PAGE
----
Motor neuron disease (MND) Research

ATXN2 gene therapy


Testing a novel drug delivery technique to deliver ATXN2 gene therapy

Dr Andrea Perera, Professor Chris Shaw, Professor Keyoumars Ashkan & Dr Olivier Brock, King’s College London

Up to £250,000 | March 2023 - February 2025

Summary: In around 97% of people living with MND, a protein called TDP-43 accumulates excessively in motor neurons, leading to their degeneration. This process has been linked to the activity of another protein called ataxin-2. Dr Perera and her team are developing a gene therapy that targets ataxin-2, to reduce TDP-43 build-up, thereby addressing a key cause of MND. 

This project uses an innovative new drug delivery method, called subpial injection, which administers gene therapy directly beneath the brain and spinal cord's protective layer, enhancing delivery to motor neurons and treatment effectiveness.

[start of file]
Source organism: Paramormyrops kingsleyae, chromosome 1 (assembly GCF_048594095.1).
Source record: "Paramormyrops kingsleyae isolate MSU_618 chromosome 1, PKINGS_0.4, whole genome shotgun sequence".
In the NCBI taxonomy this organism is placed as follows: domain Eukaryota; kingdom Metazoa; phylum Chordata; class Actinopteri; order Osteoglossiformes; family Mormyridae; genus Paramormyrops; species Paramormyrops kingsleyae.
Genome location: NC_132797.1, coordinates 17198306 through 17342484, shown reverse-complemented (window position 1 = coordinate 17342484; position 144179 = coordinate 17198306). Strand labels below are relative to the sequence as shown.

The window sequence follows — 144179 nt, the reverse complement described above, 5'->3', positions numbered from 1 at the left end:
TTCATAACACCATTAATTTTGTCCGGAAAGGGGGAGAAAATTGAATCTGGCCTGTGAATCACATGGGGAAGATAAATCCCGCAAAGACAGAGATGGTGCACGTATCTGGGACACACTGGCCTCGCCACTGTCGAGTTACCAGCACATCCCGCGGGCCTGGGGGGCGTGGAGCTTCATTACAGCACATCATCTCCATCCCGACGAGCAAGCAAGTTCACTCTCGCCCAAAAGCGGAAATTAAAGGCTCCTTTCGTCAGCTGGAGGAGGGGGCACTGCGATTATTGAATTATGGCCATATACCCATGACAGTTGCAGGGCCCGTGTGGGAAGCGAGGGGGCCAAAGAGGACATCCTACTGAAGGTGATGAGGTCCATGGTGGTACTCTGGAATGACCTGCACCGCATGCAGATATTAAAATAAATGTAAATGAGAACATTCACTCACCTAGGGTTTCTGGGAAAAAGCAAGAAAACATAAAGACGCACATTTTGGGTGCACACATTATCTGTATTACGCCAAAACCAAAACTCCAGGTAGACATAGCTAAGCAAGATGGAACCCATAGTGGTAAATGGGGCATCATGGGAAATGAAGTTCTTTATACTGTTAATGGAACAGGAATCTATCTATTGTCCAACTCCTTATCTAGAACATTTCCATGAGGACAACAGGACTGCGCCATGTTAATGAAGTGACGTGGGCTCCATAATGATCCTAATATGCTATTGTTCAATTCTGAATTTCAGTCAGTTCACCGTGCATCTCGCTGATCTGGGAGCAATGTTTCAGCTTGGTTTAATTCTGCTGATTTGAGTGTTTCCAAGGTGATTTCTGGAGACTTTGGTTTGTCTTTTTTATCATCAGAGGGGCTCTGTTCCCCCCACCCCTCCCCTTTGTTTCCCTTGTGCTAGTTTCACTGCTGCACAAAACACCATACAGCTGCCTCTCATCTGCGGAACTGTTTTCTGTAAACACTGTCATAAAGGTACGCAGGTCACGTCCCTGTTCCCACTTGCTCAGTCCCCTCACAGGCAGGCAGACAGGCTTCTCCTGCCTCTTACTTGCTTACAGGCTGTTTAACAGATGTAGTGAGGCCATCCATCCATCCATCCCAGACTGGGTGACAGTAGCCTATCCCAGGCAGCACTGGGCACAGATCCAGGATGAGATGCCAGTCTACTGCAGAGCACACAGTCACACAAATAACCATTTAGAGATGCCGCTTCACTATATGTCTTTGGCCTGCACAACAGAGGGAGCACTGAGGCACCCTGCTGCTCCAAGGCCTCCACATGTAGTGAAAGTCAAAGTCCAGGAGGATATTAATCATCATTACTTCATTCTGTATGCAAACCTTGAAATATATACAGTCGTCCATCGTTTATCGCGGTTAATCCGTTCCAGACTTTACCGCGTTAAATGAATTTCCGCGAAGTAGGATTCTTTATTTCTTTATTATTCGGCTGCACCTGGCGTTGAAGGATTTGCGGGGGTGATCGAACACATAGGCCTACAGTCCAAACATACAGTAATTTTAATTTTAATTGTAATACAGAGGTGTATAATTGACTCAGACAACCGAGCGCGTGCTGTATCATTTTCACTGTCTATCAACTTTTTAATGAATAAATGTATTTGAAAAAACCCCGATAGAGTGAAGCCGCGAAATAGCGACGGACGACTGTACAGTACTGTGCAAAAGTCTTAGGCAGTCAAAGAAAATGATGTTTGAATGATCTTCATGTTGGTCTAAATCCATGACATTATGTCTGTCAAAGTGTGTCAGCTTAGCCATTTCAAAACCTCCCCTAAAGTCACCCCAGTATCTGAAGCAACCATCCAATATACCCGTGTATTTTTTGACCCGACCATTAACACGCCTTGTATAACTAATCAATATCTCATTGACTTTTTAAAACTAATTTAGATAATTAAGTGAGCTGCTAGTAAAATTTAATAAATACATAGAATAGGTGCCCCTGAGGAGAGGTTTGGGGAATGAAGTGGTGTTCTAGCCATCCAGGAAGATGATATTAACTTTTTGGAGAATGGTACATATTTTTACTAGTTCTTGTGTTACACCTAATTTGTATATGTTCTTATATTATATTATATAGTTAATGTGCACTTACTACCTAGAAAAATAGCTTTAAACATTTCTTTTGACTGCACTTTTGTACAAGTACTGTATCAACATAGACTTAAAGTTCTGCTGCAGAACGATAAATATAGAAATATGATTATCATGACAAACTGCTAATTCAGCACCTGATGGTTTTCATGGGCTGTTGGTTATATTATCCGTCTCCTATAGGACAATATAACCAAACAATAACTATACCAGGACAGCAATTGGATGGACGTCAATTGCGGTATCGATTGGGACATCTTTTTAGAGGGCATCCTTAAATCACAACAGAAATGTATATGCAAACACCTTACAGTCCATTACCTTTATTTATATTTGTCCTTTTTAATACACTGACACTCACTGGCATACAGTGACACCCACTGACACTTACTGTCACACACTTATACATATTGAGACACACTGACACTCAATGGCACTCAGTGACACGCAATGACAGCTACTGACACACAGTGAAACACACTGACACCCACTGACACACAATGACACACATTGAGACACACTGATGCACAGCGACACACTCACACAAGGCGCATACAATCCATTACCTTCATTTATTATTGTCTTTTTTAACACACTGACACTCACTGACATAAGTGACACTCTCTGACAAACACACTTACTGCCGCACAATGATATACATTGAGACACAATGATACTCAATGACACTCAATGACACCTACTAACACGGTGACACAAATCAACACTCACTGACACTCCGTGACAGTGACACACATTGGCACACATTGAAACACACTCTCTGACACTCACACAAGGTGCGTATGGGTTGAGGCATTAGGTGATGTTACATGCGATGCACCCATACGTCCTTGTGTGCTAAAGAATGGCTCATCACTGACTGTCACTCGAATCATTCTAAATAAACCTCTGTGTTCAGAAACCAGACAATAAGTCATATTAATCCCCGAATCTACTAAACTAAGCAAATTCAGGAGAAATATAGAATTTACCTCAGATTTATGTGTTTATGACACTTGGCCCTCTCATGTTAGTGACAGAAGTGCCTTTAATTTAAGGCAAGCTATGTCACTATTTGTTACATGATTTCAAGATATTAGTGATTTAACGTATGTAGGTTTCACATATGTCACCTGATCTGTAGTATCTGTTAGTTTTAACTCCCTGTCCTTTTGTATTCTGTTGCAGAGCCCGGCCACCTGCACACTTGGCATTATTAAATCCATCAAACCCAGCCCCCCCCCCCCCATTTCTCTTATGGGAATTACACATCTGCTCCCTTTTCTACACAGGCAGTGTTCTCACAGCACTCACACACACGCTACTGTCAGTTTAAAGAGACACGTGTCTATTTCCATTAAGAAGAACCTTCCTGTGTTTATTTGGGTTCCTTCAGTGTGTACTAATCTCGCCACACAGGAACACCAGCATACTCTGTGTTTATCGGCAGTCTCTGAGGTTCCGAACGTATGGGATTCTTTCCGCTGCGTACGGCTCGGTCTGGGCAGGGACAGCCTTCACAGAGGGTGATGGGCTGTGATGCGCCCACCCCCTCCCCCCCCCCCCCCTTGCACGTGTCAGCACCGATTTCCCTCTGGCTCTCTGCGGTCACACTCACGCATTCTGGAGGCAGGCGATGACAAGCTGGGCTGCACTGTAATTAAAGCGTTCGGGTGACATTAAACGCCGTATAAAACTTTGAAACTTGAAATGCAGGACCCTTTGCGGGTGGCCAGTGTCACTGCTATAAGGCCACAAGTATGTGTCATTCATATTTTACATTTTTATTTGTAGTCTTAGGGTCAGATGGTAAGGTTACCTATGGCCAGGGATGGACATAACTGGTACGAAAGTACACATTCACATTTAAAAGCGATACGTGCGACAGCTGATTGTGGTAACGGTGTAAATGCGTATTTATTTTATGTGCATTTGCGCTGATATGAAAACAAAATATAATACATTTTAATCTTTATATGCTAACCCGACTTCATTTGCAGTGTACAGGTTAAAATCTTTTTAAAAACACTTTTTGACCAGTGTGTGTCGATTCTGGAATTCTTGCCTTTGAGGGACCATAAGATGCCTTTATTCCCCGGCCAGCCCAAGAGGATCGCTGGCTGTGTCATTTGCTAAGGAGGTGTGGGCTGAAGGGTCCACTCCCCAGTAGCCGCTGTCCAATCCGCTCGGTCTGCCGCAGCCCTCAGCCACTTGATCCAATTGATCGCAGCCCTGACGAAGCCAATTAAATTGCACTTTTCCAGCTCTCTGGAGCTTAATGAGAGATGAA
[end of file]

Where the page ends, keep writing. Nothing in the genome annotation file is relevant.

Why this research is important: If successful, this research could pave the way for clinical trials in humans, potentially offering a new treatment option for people living with MND. Moreover, the subpial injection technique could have broader applications, enhancing the delivery of various drugs to the brain and spinal cord, thereby advancing the field of drug delivery for neurological disorders.

Read here to learn more about this project. 

To find out more about TDP-43, check out our infographic.

To find out more about novel drug delivery techniques, check out our infographic.

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